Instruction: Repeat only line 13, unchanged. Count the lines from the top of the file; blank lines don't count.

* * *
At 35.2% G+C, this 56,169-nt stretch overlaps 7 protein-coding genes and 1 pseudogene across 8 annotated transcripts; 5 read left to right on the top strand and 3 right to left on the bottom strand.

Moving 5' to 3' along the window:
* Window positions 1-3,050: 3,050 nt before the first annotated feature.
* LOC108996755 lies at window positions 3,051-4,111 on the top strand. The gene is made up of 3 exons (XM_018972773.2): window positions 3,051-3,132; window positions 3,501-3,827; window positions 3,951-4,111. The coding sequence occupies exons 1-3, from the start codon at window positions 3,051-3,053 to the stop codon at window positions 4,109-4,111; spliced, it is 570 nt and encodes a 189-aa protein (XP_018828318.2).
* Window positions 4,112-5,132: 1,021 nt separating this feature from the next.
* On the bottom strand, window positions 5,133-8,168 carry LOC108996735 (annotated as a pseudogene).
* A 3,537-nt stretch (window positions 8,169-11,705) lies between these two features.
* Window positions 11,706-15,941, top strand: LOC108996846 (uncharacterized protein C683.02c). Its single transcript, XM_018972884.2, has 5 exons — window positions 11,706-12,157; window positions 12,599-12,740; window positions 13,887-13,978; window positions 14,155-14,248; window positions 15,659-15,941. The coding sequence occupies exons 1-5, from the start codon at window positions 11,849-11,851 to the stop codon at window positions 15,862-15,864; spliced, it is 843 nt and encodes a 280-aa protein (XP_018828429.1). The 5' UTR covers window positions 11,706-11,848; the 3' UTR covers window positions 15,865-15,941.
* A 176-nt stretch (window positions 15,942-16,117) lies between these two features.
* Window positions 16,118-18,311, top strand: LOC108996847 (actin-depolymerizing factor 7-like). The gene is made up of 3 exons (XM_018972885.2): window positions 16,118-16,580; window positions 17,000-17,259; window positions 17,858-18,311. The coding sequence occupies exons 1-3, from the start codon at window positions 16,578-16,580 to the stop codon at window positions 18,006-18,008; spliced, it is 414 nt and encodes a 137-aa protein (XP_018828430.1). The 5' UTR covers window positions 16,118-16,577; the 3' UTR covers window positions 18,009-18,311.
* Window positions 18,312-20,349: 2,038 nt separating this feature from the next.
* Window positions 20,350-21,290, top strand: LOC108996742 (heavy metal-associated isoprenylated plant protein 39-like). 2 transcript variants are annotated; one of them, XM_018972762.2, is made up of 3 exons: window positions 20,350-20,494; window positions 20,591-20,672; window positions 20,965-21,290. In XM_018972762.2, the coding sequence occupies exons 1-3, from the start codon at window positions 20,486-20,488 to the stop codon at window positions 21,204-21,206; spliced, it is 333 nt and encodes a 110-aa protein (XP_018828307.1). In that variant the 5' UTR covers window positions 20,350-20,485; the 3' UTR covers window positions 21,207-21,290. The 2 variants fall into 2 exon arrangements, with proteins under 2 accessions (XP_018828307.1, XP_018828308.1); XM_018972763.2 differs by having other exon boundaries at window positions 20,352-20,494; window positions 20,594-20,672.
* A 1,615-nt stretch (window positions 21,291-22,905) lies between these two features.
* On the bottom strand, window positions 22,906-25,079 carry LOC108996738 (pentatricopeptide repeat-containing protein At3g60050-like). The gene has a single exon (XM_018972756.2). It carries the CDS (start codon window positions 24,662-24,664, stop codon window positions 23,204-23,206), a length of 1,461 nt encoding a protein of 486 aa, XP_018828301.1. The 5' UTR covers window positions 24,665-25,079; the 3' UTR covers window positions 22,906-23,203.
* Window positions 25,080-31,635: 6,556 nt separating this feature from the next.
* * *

* A 1,615-nt stretch (window positions 21,291-22,905) lies between these two features.